Friday, July 28, 2017

INTERMOLECULAR FORCES (Chemistry)

INTERMOLECULAR FORCES
There are certain forces that condense matter.These forces can be both bonding forces and non bonding forces which are called intramolecular forces and Intermolecular forces respectively.
(I) Intramolecular Forces(bonds that exists within the molecules) : Intramolecular forces are the chemical forces that operate by the formation of bonds between the atoms to form molecules. Example Ionic bond, Covalent bond which we have studied in the previous chapter.
(II) Intermolecular forces(forces that exists between molecules) : Intermolecular forces are the physical forces or just the interactions which act between the neighbouring bonded molecules. The intermolecular forces are weaker than the intramolecular forces.
The forces of attraction and repulsion between the intracting particles are called intermolecular forces. These forces hold the molecules together which are covalently bonded. Intermolecular forces are not encountered in systems that employ ionic bonding.
Van der waals, a Dutch scientist explained that attractive forces present between molecules lead to deviation of real gases from the ideal gas behaviour .So, to honour the scientist, intermolecular forces are also known as van der waal forces. These forces of attraction exists between polar as well as non-polar molecules. These are the electrostatic forces of attraction that exist between an area of negetive charge on one molecule and an area of positive charge on a second molecule. There are three types of vanderwaal forces or interactions.
(i) Dispersion forces or London forces.
(ii) Dipole-dipole forces.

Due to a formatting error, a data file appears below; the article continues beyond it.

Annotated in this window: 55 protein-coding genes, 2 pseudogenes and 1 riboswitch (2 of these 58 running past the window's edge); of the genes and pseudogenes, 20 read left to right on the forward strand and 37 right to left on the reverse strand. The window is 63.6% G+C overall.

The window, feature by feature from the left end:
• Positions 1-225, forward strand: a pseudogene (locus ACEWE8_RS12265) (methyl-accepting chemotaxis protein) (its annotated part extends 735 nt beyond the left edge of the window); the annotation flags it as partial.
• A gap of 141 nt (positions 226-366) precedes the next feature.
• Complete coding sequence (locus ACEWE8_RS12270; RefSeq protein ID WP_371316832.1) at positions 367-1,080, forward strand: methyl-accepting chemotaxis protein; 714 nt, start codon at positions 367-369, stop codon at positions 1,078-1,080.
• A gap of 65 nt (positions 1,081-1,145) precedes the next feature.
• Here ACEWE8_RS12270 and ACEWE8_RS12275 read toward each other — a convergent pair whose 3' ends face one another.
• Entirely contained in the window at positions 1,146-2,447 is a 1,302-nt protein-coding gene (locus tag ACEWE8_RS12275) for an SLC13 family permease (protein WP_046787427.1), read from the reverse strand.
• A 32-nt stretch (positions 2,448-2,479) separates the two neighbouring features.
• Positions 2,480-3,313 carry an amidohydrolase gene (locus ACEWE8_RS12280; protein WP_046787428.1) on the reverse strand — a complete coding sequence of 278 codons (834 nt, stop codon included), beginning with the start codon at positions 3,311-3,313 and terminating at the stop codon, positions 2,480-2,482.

(iii) Dipole- induced dipole forces
Fourth type is particularly strong type of dipole -dipole interactions called hydrogen bonding.
(i) Dispersion forces or London forces:(associated with non-polar structures) These forces are present in non-polar molecules like H2 ,O2 and N2 are also in nonpolar monoatomic molecules such as noble gases like He, Ne, Ar etc., which exist with intermolecular forces and no bonding at all.
These non -polar molecules are electrically symmetrical, so there is no dipole moment. But sometimes the temporary dipoles can be formed. The electrons of a neutral molecule keep on oscillating with respect to the nuclei of the atoms. As a result of this, at a given instant, positive charge may be concentrated in one region of the molecule . Thus the non-polar milecule develops momentarily dipole due to unsymmetrical electronic charge distribution. Now, this polarised molecule distorts the electron density of tge neighbouring molecule. These interactions are therefore also known as induced dipole induced dipole interactions .Now the attraction between the two oppositely charged ends of two neighbouring molecules attract each other and this type of force of attraction is called London force after the name of German Physicist Fritz London who proposed this type of force of interaction .This force is also known as dispersion force.
London forces are attractive in nature and the interaction energy is inversely proportional to the sixth power of distance between two interacting particles.
These forces work only at short distances of approx.  500 pm.
The magnitude of the forces depends upon the polarisability of the atom or molecule.
Polarisability is the ease with which the electrons and nuclei can be displaced from their average positions. Larger the polarisability, stronger are the London forces.
London forces directly proportional to polarisability.